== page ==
Concepts of Service
Survivors of Incest Anonymous
for adult survivors of childhood sexual abuse
SIA Proposed Concepts of Service
SIA’s service structure is modeled after other 12-step fellowships and is guided by the following concepts of service
SIA’s service structure is modeled after other 12-step fellowships and is guided by the following concepts of service
These 12 Concepts of Service were accepted as a working draft at the 2009 World Service Conference. The explanations of each have been kept brief so that they will be in a form that is manageable to present to the membership as a whole, for their feedback and to be polled for a vote to adopt them. While the wording of the Concepts cannot be changed without a strong majority vote, the wording of the explanations can be clarified and expanded upon at future Conferences reflecting the feedback from the membership as a whole. Likewise, once they are adopted as the official Concepts of Service for SIA, they may be included in an SIA Service Manual, with much more complete explanations compiled by the Conference Committees.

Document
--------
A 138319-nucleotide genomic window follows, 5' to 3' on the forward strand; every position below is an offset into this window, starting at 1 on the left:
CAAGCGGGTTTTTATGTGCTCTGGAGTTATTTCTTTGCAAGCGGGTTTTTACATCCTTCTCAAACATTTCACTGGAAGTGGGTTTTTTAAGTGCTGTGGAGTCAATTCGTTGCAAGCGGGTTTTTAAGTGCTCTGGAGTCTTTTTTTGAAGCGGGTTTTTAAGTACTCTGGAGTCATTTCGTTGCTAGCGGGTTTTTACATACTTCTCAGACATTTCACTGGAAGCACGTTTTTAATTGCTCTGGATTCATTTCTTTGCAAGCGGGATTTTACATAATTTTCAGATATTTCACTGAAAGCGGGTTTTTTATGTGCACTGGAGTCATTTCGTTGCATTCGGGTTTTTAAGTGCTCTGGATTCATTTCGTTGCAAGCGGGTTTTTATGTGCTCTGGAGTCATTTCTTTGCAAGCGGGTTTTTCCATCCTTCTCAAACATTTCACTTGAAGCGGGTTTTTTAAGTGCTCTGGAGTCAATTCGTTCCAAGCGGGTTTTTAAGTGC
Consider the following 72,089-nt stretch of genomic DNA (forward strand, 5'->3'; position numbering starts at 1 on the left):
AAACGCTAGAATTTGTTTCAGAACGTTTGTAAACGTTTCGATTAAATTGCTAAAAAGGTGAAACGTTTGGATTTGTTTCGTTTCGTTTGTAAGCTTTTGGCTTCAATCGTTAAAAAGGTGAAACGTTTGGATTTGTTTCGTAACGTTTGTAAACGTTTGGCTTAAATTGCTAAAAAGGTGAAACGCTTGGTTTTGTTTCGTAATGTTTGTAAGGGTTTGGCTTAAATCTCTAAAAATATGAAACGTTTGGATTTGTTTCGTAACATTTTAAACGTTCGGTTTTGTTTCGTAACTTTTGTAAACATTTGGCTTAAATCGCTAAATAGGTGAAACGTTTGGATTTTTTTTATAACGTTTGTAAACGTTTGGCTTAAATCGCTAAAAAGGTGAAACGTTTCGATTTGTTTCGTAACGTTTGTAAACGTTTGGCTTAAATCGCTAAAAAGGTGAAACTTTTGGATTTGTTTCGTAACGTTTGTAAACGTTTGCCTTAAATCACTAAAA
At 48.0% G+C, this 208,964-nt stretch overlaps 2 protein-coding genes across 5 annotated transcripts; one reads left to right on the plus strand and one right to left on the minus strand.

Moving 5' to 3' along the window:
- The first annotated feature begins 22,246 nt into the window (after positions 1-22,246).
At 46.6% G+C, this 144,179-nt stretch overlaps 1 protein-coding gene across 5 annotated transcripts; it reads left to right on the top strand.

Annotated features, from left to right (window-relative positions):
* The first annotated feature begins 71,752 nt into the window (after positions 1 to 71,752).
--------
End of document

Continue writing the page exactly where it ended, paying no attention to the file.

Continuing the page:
The ultimate responsibility and authority for SIA world services belongs to the collective conscience of our whole fellowship.
Concept One reflects Tradition Two in that, “Our leaders are but trusted servants; they do not govern.” Instead, the collective conscience of our groups is the final authority. Our leaders have designated authority only. At this time, polling individual groups is the method through which decisions and changes are made. As the World Service Conference (WSC) becomes more fully developed, delegated group representatives can, through the WSC, be entrusted to reflect the voice of the group they represent. As members share in the responsibility of SIA service, they will elect trusted servants to represent them.
The World Service Conference of SIA and its service arms have become, for nearly every practical purpose, the active voice and the effective conscience of SIA as a whole.
Concept Two emphasizes that the groups, through the WSC, are a strong and separate authority from the World Service Office (WSO). This is for the protection of SIA as a whole. Concept Two ensures that the representative body of the SIA membership (the WSC) will endure regardless of the condition, stability, or strength of the WSO. The SIA body needs two strong arms to continue its mission: the WSO and the WSC. As a unique and separate entity from the WSO, the WSC through its structure and service arms will should reflect the representative voice of the SIA membership. The World Service Conference possesses the delegated responsibility and authority given to it by the groups so that the voices of the individual groups of SIA can be heard.
The right of decision makes effective leadership possible.